Open main menu

In probability theory and statistics, given a stochastic process, the autocovariance is a function that gives the covariance of the process with itself at pairs of time points. Autocovariance is closely related to the autocorrelation of the process in question.

Contents

Auto-covariance of stochastic processesEdit

DefinitionEdit

With the usual notation   for the expectation operator, if the stochastic process   has the mean function  , then the autocovariance is given by[1]:p. 162

 

 

 

 

 

(Eq.2)

where   and   are two moments in time.

Definition for weakly stationary processEdit

If   is a weakly stationary (WSS) process, then the following are true:[1]:p. 163

  for all  

and

  for all  

and

 

where   is the lag time, or the amount of time by which the signal has been shifted.

The autocovariance function of a WSS process is therefore given by:[2]:p. 517

 

 

 

 

 

(Eq.3)

which is equivalent to

 .

NormalizationEdit

It is common practice in some disciplines (e.g. statistics and time series analysis) to normalize the autocovariance function to get a time-dependent Pearson correlation coefficient. However in other disciplines (e.g. engineering) the normalization is usually dropped and the terms "autocorrelation" and "autocovariance" are used interchangeably.

The definition of the normalized auto-correlation of a stochastic process is

 .

If the function   is well-defined, its value must lie in the range  , with 1 indicating perfect correlation and −1 indicating perfect anti-correlation.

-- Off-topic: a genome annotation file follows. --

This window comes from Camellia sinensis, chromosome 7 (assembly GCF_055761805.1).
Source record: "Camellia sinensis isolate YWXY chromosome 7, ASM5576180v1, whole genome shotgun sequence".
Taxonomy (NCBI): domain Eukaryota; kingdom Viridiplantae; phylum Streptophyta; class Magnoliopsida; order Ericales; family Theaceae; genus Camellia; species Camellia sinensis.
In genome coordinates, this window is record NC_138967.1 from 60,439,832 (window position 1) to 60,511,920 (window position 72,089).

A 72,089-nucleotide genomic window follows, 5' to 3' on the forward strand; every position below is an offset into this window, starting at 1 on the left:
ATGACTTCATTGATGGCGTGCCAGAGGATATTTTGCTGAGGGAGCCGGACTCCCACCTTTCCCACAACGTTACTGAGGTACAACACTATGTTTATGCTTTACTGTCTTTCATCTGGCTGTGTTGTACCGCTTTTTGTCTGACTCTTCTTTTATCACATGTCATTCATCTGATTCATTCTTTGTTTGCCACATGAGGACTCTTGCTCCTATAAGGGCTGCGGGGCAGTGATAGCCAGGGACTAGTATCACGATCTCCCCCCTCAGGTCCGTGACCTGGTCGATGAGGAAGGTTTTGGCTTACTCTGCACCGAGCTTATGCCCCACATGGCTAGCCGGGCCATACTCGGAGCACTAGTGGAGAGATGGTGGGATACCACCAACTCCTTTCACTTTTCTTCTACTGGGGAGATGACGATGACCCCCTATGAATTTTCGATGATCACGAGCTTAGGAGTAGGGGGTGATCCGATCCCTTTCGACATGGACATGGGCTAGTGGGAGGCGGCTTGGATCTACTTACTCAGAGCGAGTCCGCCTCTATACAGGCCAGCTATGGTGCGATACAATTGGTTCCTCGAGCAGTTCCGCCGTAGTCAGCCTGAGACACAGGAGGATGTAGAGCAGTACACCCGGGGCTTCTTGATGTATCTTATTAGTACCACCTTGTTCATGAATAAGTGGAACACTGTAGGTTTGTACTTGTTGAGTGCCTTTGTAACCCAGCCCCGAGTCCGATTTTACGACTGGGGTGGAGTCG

For a WSS process, the definition is

 .

where

 .

PropertiesEdit

Symmetry propertyEdit

 [3]:p.169

respectively for a WSS process:

 [3]:p.173

Linear filteringEdit

The autocovariance of a linearly filtered process  

 

is

 

Calculating turbulent diffusivityEdit

Autocovariance can be used to calculate turbulent diffusivity.[4] Turbulence in a flow can cause the fluctuation of velocity in space and time. Thus, we are able to identify turbulence through the statistics of those fluctuations.

Reynolds decomposition is used to define the velocity fluctuations   (assume we are now working with 1D problem and   is the velocity along   direction):

 

where   is the true velocity, and   is the expected value of velocity. If we choose a correct  , all of the stochastic components of the turbulent velocity will be included in  . To determine  , a set of velocity measurements that are assembled from points in space, moments in time or repeated experiments is required.

If we assume the turbulent flux   ( , and c is the concentration term) can be caused by a random walk, we can use Fick's laws of diffusion to express the turbulent flux term:

 

The velocity autocovariance is defined as

  or  

where   is the lag time, and   is the lag distance.

The turbulent diffusivity   can be calculated using the following 3 methods:

  1. If we have velocity data along a Lagrangian trajectory:
     
  2. If we have velocity data at one fixed (Eulerian) location:
     
  3. If we have velocity information at two fixed (Eulerian) locations:
     
    where   is the distance separated by these two fixed locations.

Auto-covariance of random vectorsEdit

See alsoEdit

ReferencesEdit

  1. ^ a b Hsu, Hwei (1997). Probability, random variables, and random processes. McGraw-Hill. ISBN 978-0-07-030644-8.
  2. ^ Lapidoth, Amos (2009). A Foundation in Digital Communication. Cambridge University Press. ISBN 978-0-521-19395-5.
  3. ^ a b Kun Il Park, Fundamentals of Probability and Stochastic Processes with Applications to Communications, Springer, 2018, 978-3-319-68074-3
  4. ^ Taylor, G. I. (1922-01-01). "Diffusion by Continuous Movements". Proceedings of the London Mathematical Society. s2-20 (1): 196–212. doi:10.1112/plms/s2-20.1.196. ISSN 1460-244X.